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Pro and con of stem cell research
Most of us may have a general understanding of the controversy surrounding stem cell research, but we may be ignorant about the specific issues that have made this one of the most sensitive topics of our time. There are many advantages and disadvantages, but before studying them, it is important that we get a primer on what exactly is stem cell research.

Stem cell research focuses on stem cells, which have a capacity to regenerate. A stem cell is capable of developing into other types of cells, like kidney cells, liver cells, heart cells, etc. These circulate and function to replace dysfunctional cells, naturally maintaining optimal health. Current medical research is focused on two particular types of stem cells -- adult and embryonic. Out of the three types, two are able to develop into any type of cell within the human body. These two are called totipotent and pluripotent, respectively.
Stem cells that are pluripotent have the capability of forming virtually all the possible tissue types found in human beings. These cells can only be found in a particular stage (a blastocyst) in human embryos. Multipotent cells are partially differentiated, so that they can form a restricted number of tissue types. Multipotent stem cells can be found in the fetus, in numerous adult tissues and umbilical cord blood. The third type of stem cells have less regeneration potential and can only develop into a limited number of other types of cells.
Advantages of Stem Cell Research
Stem cell research provides medical benefits in the fields of therapeutic cloning and regenerative medicine.

Stem cell research provides great potential for discovering treatments and cures to a plethora of diseases including Parkinson's disease, schizophrenia, Alzheimer's disease, cancer, spinal cord injuries, and diabetes.

Limbs and organs could be grown in a lab from stem cells and then used in transplants or to help treat illnesses.
It will help scientists to learn about human growth and cell development.

Scientists and doctors will be able to test millions of potential drugs and medicine, without the use of animals or human testers. This necessitates a process of simulating the effect the drug has on a specific population of cells. This would tell if the drug is useful, or has any problems.
Stem cell research also benefits the study of development stages that cannot be studied directly in a human embryo, which sometimes are linked with major clinical consequences such as birth defects, pregnancy-loss, and infertility. A more comprehensive understanding of normal development will ultimately allow the prevention or treatment of abnormal human development.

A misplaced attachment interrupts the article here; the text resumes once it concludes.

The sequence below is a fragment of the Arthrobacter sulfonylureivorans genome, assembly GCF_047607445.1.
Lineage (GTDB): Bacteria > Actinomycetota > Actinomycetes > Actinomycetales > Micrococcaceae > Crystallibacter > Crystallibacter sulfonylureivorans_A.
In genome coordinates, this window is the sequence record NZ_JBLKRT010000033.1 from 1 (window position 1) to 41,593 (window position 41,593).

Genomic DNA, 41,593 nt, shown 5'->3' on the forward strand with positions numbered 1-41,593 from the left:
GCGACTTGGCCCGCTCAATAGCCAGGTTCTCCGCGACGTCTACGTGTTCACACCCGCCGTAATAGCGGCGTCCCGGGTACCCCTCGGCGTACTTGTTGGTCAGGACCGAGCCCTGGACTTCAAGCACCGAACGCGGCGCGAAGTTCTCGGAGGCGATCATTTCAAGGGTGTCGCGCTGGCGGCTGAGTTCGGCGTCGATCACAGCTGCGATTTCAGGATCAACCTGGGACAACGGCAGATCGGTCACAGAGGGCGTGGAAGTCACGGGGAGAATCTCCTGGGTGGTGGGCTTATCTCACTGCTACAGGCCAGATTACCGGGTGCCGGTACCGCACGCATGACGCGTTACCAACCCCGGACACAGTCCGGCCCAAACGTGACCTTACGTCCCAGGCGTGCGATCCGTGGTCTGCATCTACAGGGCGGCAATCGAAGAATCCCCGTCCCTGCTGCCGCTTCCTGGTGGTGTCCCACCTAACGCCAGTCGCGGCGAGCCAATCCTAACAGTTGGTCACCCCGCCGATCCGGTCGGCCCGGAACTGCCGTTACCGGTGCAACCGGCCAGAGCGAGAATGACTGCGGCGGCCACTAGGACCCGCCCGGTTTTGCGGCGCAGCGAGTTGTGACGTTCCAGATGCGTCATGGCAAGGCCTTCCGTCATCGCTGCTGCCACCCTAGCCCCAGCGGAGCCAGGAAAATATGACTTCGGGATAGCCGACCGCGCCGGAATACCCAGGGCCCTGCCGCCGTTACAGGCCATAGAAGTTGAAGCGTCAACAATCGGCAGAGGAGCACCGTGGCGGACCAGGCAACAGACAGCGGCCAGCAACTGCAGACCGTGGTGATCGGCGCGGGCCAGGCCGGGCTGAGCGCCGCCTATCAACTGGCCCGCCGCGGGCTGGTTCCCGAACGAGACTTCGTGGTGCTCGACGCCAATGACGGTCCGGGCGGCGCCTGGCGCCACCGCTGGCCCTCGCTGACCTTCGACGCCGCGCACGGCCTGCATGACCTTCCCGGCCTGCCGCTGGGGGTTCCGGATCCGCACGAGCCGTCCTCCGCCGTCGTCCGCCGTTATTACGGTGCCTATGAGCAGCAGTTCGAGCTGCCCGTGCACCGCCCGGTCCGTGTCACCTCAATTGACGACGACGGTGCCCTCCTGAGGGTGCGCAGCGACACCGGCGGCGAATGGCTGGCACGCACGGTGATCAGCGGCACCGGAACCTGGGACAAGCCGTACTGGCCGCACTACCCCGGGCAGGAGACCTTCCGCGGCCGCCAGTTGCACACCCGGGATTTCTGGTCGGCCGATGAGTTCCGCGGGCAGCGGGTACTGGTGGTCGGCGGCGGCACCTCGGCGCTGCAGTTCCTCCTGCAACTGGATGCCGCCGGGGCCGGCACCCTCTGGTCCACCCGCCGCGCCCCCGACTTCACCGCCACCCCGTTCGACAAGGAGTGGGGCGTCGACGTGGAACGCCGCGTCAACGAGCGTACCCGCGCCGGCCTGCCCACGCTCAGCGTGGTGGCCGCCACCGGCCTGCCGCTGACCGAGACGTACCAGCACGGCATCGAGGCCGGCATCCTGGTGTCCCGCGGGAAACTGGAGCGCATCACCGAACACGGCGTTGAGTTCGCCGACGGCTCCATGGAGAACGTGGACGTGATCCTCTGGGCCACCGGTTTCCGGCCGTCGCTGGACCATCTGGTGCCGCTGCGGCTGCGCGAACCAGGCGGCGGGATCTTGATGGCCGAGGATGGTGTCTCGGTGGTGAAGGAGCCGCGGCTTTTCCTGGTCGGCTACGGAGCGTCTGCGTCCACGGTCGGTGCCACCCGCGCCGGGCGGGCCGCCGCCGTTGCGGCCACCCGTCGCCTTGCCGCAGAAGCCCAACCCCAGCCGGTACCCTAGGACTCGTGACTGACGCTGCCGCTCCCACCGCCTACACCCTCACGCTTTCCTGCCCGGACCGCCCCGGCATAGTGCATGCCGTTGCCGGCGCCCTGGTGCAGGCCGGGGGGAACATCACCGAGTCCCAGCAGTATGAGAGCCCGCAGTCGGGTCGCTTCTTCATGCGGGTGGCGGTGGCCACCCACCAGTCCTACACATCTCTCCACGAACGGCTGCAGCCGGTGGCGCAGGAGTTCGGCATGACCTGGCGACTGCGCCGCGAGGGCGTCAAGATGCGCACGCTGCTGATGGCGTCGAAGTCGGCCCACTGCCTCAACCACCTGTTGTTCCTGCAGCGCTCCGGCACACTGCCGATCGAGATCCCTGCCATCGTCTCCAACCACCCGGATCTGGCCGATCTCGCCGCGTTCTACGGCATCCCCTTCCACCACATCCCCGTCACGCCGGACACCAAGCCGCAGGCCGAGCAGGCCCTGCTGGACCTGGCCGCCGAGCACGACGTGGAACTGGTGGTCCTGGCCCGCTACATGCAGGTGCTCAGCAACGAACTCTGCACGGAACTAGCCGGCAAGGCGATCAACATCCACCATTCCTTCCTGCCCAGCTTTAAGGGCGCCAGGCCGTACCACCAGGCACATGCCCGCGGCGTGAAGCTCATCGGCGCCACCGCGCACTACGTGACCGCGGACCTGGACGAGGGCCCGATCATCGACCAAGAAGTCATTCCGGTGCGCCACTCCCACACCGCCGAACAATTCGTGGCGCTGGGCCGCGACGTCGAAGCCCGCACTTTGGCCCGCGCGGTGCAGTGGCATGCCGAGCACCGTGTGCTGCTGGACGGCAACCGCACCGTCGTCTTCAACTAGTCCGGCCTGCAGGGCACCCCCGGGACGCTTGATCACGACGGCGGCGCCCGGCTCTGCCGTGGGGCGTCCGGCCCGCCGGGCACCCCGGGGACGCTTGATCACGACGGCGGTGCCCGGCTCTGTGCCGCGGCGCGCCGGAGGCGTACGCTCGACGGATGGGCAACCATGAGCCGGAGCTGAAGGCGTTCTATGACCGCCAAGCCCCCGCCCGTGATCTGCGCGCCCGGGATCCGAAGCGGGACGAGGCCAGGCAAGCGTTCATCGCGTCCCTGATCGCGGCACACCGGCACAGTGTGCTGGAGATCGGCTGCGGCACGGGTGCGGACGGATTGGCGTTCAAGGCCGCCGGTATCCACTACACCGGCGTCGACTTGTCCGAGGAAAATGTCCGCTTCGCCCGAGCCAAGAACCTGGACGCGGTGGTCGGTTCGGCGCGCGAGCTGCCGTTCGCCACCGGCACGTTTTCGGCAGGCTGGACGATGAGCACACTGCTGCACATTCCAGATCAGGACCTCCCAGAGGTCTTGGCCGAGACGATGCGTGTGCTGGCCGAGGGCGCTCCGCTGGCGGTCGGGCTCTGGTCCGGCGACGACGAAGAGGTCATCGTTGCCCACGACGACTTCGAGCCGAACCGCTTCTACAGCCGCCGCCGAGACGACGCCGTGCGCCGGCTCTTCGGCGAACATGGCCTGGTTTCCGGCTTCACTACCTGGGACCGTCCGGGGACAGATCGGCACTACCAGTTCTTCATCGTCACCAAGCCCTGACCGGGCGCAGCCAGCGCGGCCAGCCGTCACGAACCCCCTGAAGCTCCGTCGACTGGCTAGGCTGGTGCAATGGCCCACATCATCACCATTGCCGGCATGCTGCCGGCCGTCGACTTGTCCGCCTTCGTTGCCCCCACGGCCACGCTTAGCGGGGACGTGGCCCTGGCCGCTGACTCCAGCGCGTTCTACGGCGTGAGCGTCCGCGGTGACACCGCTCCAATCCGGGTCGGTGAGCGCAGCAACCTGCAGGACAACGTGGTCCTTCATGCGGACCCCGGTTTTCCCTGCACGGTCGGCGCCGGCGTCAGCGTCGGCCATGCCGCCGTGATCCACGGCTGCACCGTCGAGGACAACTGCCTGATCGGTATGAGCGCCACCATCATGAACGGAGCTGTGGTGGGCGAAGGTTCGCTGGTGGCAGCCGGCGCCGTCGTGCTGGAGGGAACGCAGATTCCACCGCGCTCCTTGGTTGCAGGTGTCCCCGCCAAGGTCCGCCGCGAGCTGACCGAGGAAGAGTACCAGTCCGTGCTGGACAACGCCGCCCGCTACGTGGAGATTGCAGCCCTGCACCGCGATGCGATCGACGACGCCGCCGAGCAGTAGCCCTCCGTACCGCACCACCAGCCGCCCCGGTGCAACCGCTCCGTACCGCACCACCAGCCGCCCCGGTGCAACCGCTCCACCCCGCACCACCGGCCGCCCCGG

Another advantage is that it holds the key to reversing the effects of aging and prolonging our lives. It has already found many treatments that help in slowing the aging process, and a bonus of further research is a possible 'cure' for aging, altogether.

An advantage of the usage of adult stem cells to treat disease is that a patient's own cells could be used to treat a patient. Risks would be quite reduced because patients' bodies would not reject their own cells.
Embryonic stem cells can develop into any cell types of the body, and may then be more versatile than adult stem cells.
Disadvantages of Stem Cell Research
The use of embryonic stem cells involves the destruction of blastocysts formed from laboratory-fertilized human eggs. For those people who believe that life begins at conception, the blastocyst is a human life and to destroy it is immoral and unacceptable.

Like any other new technology, it is also completely unknown what the long-term effects of such an interference with nature could materialize.

Embryonic stem cells may not be the solution for all ailments.
According to a new research, it was used on heart disease patients. It was found that it can make their coronary arteries narrower.

A disadvantage is that they are prespecialized; for instance, blood stem cells make only blood, and brain stem cells make only brain cells.

These are derived from embryos that are not a patient's own and the patient's body may reject them.
Truly, the controversy will continue to rage furiously. We hope there is some novel scientific innovation in the future, which will have the advantages without compromising the right of human life to exist. One should realize that man should control technology, and certainly not the other way round.